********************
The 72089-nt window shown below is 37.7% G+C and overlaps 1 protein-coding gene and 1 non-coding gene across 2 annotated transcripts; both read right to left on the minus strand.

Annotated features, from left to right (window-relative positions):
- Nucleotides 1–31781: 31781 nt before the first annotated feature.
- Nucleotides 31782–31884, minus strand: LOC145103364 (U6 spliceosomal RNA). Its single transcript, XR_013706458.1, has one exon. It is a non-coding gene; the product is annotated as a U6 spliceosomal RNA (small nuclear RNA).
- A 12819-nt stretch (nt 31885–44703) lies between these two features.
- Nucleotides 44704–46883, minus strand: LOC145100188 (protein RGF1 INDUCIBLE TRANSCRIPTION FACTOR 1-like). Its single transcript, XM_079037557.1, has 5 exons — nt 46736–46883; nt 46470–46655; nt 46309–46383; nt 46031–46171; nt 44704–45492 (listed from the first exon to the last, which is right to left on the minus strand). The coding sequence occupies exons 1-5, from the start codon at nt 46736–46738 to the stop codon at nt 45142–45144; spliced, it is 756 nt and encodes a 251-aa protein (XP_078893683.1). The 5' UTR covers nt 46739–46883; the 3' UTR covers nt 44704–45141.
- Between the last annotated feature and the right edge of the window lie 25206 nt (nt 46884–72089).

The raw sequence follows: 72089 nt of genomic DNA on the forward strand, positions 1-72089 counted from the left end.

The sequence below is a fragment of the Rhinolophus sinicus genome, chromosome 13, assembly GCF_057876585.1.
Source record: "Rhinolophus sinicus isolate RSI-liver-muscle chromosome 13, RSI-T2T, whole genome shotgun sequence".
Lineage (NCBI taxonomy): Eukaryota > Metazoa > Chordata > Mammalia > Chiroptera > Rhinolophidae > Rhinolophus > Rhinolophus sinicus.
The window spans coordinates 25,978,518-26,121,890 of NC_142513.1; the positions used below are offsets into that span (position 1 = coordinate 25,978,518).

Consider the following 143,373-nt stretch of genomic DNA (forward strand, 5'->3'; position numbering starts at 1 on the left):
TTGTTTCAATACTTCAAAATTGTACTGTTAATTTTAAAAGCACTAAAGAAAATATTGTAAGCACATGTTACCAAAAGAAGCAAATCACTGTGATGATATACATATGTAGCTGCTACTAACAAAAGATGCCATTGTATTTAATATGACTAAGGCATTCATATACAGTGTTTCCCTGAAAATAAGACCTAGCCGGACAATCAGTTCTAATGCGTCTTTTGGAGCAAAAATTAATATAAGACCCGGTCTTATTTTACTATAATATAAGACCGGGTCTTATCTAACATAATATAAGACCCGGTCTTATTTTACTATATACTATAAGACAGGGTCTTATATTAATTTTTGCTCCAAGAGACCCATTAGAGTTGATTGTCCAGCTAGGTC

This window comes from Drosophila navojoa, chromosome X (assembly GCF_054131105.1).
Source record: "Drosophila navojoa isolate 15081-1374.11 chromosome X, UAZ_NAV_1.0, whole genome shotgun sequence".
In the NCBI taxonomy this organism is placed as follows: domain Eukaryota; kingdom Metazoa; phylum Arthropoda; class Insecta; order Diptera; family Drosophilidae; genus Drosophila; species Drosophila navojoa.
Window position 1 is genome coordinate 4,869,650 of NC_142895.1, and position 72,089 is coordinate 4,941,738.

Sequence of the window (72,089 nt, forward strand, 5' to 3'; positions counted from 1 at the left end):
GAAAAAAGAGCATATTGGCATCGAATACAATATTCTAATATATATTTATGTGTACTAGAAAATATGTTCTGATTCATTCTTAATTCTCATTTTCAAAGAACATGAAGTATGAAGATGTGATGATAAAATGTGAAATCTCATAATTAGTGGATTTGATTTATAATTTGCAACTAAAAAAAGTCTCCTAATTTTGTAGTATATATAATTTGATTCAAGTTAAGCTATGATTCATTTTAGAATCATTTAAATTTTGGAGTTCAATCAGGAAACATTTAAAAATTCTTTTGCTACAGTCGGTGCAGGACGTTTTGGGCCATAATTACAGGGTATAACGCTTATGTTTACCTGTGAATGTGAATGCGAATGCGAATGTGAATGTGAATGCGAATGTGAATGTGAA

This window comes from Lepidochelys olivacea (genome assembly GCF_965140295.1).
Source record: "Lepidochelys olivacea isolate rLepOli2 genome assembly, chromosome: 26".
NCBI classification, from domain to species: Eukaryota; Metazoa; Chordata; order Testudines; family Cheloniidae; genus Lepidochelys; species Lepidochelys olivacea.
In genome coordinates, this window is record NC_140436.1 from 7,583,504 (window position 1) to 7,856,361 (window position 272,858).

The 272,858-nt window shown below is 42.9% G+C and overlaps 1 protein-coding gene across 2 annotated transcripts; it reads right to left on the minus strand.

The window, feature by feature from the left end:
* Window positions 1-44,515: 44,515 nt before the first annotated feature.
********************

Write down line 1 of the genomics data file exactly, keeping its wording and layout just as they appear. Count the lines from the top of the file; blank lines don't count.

The 72089-nt window shown below is 37.7% G+C and overlaps 1 protein-coding gene and 1 non-coding gene across 2 annotated transcripts; both read right to left on the minus strand.